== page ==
Rozina Aktar has lost all her luscious black hair from chemotherapy for her lung cancer. The sad-faced 30-year-old woman from Patuakhali has already had seven chemo sessions and is waiting for a few more. Then she will have surgery. She lives in the damp open backyard of the national cancer research hospital reeking of garbage scattered around, where other cancer patients have also managed to make space to stay for treatment.
Rozina has a paper-thin mat and a mosquito net to make her stay comfortable in that most inhospitable place. "I do not have the money to go home and come back again for treatment. So, I found a way to stay in the hospital backyard," she said. "Each chemotherapy sets me back Tk12,000-14,000 that I somehow manage from begging." Her husband had abandoned her after the unsettling diagnosis.
This is how the struggle of poor patients, who come to the National Institute of Cancer Research and Hospital in Dhaka, goes on day after day. Yet, they have no regrets, no complaints; rather they are happy as they have at least got some space to stay close to the hospital.
In the daytime, they go around begging for treatment money and at night, they sleep on their mats under mosquito nets.
They get chemotherapy or radiotherapy in an interval of seven or 21 days. But they neither can afford the money to travel costs to their village homes and return again, nor do they have the ability to rent a room in one of the most expensive cities in the world.
Rozina has been staying under the open sky for the last six months. If there was a need for emergency care, she could easily get a doctor's attention, she said.
Like her, many poor cancer patients get admitted to the national cancer hospital, have chemotherapy or radiotherapy and end up in the open space adjacent to the hospital.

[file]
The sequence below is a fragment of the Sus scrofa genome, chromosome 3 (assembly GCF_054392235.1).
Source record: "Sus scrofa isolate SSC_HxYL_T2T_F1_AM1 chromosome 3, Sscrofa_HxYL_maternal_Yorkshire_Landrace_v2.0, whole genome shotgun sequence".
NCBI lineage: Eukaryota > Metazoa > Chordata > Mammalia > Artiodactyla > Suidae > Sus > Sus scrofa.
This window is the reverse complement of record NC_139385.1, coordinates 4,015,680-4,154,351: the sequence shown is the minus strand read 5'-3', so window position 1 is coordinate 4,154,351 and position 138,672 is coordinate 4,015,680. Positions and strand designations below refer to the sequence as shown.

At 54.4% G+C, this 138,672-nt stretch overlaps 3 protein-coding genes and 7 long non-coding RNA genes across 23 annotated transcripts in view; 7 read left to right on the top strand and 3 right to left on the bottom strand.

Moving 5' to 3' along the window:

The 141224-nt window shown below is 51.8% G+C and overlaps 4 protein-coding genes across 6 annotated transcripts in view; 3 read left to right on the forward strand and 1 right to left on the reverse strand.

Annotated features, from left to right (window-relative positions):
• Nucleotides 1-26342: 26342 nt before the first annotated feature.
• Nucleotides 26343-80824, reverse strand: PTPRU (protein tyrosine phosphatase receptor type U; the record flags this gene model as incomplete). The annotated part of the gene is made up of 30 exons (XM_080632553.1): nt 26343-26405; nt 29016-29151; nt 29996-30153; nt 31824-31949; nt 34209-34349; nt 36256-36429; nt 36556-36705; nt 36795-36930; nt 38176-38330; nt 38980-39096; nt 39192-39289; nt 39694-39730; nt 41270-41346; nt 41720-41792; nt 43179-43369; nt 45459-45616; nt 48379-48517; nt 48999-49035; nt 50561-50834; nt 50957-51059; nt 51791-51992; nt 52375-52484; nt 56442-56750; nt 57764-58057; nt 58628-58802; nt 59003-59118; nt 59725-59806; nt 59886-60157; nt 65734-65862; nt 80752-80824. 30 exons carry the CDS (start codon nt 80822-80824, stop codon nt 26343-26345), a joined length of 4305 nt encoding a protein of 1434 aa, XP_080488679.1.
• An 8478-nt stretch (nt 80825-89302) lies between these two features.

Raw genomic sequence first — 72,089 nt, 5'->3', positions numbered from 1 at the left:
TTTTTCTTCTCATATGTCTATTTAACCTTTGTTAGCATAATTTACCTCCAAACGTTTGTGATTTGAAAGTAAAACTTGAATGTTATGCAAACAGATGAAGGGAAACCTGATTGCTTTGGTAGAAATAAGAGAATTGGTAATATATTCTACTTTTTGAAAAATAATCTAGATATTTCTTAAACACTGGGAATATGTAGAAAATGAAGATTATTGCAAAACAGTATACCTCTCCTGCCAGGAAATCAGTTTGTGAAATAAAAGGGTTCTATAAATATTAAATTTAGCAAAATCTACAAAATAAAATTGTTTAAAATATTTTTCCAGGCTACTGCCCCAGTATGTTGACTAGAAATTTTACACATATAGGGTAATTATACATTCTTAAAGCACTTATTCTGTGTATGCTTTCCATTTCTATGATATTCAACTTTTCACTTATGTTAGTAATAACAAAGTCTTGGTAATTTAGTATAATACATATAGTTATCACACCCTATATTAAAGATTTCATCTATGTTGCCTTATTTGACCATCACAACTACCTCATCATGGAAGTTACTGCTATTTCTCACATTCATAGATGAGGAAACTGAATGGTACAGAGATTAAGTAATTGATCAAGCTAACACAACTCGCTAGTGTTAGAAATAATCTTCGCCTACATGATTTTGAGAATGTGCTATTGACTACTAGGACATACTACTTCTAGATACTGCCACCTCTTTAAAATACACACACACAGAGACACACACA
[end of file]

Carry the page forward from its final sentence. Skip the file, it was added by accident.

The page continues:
The hapless patients not only fight the disease that has a high rate of fatality, they also have to endure the hot tropical sun, torrential monsoon rain and mosquitoes carrying deadly pathogens like dengue.
"We have no problem with the place we are now staying in. We are happy that we are at least getting treatment. We can't rent a house," Sirajul Islam, a farmer from Rangpur, who has brought his wife Hamida Begum to treat her brain cancer to the hospital for treatment.
Sirajul Islam has so far spent around Tk9 lakh for his wife's treatment in several private hospitals in Rangpur and Dhaka.
Radiotherapy and chemotherapy are not available in Rangpur Medical College, he said.
Gulzar Hossain Ujjal, haematology specialist at National Institute of Cancer Research and Hospital, told TBS that their hospital cannot accommodate more than 500 patients. On average, 50 patients get admitted here every day though the need is much higher.
The number of outpatients is around 1,000 per day, he added.
Everyday around 300-350 patients receive chemotherapy, while recipients of radiotherapy are 400, doctors at the hospital said.
It is not possible to house all patients at a time as there is a shortage of beds in the hospital, they also said, adding that they discharge stable patients after giving therapy and they continue regular outpatient visits staying anywhere on their own.
Some 1.56 lakh people are diagnosed with cancer in Bangladesh every year, according to a Globocan 2020 report.
According to WHO standards, a cancer centre is needed for every 10 lakh people. So, Bangladesh requires 160 cancer centres, but it has less than 20, which are located in the capital.
Moreover, the country needs 300 radiotherapy machines, but there are only 37 in public and private hospitals. Most of them remain out of order.
Patients complained that they have to wait 3-4 months for their turn to get radiotherapy.
Professor Dr Habibullah Talukder Raskin, cancer epidemiologist and preventive oncologist, said people's suffering will be lessened as cancer hospitals are being set up in eight divisional cities of the country.
But it is not enough to just set up a hospital and provide machines, skilled manpower is needed to handle them.
"We also need to emphasise preventing cancer alongside ensuring treatment," he noted.
Ismat Ara, 26, who was diagnosed with blood cancer, was left in Dhaka's national cancer hospital six months ago by her husband for treatment.
"We pay Tk20 per day to a nearby house to use their cooking stoves. We collect drinking water from the National Institute of Cardiovascular Diseases next-door," she said.
"We do not know how long we will be able to continue our treatment this way as security men guarding the hospital do not want us to stay in the hospital yard," Ismat concluded.